That being said, Mac OS X is an amazing operating system, and it is no less amazing on a smoothly-running Hackintosh than it is on an actual Apple-branded Mac. It's not like you suddenly lose the benefit of having moved away from Windows to begin with by opting out of using Apple's hardware. Does it require more work to set up, yes. Does performing your own oil change require more work than having someone else do it, yes.

    Judging from what you say here, I'm guessing that you have never built a Hackintosh, or know what goes into building one, or how the times have dramatically changed for those building one.

    I'll be happy to enlighten you. For one, there are no heat issues. Period. Again, no other computer out there has as much consistent heating issues as the Apple iMac does. Gaming PC laptops come very very close. Secondly, if you go cheap on the Power Supply, you will have a noisy machine. Otherwise, there are no noise issues either. As for hacks, the only software components that are different between a Hackintosh's installation of Mac OS X from a real Mac's installation of Mac OS X is a modified bootloader, and drivers. That's it. The kernel is (unless you are using way older hardware) stock, the rest of the OS is stock. Every time you run a point release update (such as 10.7.3), you download the update and before you reboot your computer, you re-file away your drivers, and then you reboot and that's it. No intense hackery. No nothing. I'm given the speed and power of the iMac along with the upgradability it never had, without the heat and hardware reliability problems it inherently has. Sounds like win to me.

    Obviously, this route isn't for everyone. If you don't know enough about computers and if you don't want to know in order to use your damn machine, then by all means, get a Mac mini as they don't require you to do anything but plug the thing in and turn it on. But if you know what you're doing, you can still save money (even with an IPS display if someone so chooses) and get a machine that will last you much longer. Having once owned an iMac, I can attest that once your internal hard drive gets full, there's nothing you can really do except buy a new one and pay an obscene fee to have it upgraded by someone who may or may not be authorized by Apple to even do such a procedure (and given how complicated that repair is, you definitely want them to be). Sounds like a terrible deal to me. At least Toyotas can be modded.;)

    As for "ugliness", I have two thoughts on that word when used in the context of computers.

    1, my computer is a tool, not a fashion accessory. I'm not buying it because it looks nice; I'm buying it because it is the best thing out there for what I want to do. People on these forums tend to forget that when all is said and done, these are machines; we buy them to get a (series of) job(s) done, not to stand around and look pretty to passersby. That being said, if by getting a prettier computer, I'm sacrificing functionality, that sounds like too much form, too little function, and at that point, you miss the entire point of owning a computer to begin with.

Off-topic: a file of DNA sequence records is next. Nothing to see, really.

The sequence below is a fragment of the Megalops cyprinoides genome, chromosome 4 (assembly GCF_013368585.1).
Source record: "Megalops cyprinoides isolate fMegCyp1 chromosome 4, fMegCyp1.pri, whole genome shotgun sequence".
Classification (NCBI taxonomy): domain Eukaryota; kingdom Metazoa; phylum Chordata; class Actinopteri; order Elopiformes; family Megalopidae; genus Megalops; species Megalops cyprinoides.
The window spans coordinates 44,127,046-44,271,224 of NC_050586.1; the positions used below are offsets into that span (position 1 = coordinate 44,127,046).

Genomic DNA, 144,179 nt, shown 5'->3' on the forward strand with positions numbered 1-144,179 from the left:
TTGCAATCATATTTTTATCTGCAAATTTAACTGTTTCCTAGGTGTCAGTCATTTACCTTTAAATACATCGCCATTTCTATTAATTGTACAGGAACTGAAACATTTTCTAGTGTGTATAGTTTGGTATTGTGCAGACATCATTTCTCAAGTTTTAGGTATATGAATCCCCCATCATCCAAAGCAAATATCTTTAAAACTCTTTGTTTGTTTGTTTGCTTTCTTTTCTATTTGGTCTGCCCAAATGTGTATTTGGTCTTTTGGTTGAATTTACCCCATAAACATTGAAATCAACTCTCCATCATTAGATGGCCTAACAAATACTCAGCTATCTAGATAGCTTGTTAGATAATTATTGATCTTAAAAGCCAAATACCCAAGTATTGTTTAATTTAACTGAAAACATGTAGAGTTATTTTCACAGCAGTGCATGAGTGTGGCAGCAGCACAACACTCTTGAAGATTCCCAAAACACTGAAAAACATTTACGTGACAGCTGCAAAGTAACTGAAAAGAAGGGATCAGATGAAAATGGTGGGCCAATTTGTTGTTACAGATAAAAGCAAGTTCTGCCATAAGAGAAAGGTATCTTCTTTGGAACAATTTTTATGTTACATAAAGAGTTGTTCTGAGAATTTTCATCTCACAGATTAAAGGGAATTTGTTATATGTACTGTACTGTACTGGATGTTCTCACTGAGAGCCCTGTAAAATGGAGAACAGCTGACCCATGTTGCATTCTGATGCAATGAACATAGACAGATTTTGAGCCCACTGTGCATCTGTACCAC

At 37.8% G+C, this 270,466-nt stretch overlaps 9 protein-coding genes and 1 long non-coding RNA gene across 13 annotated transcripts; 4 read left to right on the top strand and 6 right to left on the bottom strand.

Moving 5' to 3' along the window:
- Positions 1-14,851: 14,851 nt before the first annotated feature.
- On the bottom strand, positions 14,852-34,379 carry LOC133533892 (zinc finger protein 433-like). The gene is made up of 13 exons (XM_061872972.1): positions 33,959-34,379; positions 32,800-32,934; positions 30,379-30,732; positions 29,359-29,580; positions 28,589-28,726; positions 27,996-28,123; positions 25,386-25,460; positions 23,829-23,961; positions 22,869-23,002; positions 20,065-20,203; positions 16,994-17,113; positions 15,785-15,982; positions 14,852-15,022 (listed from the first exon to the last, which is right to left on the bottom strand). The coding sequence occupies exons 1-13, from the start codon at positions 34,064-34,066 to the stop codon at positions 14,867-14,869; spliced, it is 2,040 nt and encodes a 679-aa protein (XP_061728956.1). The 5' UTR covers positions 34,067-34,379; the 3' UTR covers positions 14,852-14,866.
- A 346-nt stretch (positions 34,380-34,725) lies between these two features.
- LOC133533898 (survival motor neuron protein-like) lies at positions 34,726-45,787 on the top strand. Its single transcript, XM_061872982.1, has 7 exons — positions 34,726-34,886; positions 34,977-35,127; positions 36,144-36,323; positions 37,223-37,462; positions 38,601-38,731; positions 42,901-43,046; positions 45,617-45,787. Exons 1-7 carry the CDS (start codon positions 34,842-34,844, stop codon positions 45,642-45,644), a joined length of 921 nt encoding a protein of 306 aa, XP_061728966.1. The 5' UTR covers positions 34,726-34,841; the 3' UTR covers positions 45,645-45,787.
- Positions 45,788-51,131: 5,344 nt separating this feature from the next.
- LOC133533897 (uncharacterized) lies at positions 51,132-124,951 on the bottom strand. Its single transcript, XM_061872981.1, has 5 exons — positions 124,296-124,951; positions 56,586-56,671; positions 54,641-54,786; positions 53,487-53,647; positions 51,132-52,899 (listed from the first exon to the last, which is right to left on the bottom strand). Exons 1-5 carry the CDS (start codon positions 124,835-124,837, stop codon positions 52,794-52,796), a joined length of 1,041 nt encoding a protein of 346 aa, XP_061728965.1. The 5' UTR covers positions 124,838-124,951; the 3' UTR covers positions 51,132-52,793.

2, I look at "ugliness" from a more practical design standpoint. When you open up a custom-built PC tower, while you might see wires everywhere (unless the builder uses twist-ties), you have immediate and easy access to every component should anything break down. (Laughably, this isn't typically true of name-branded PC desktops, which is why I am being specific to custom-built towers.) If you pick a pretty enough case, then as far as PC towers go, as far as JUST hardware goes, you have just as pretty of a machine as any Mac. Though, I'll clarify that by saying that the iMac isn't a pretty machine. Externally, it's gorgeous. But internally, it's a nightmare. And really, those two are two sides to the same coin; you can't judge one without the other and have a complete judgement of the thing. Sure, you may never open it, but that doesn't mean that it won't ever have to be opened; more likely than not, it will, and having been there before, I'll attest, from the fully exposed power supply that can shock and kill you if you are not careful to the necessity to pull the IPS panel you love so much just to even get that far, to how crammed everything is, it's nowhere near pretty in there. The Mac minis are bad about how annoying it is to get at internal parts, but they don't offend anywhere near as bad as the iMac does. The unibody MacBook Pro, on the other hand is as beautiful on the inside as it is on the outside. It's as easy to get at every part as it is on a PC tower; just unscrew the bottom plate, and you have access to everything. It's great engineering, and is by no means, inside or out, "ugly".
     
  16. zarf2007 macrumors regular

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    #16


    Actually I have previously built a hackintosh, it was back in the days of snow leopard so while things may be more streamlined now there is still a chance that a future patch/version of the OS will break things and its hassle that people could do without....

    I have the top of the line 2011 iMac, regularly put it through its paces and have zero issues with heat/noise (with SSD it is silent). Yes you can do this on a hackintosh but for how much? and while you state most people don't need an IPS screen even if one can be had for half of what I quoted that still brings the cost of a high end hackintosh + screen to the same or more than the entry level iMac.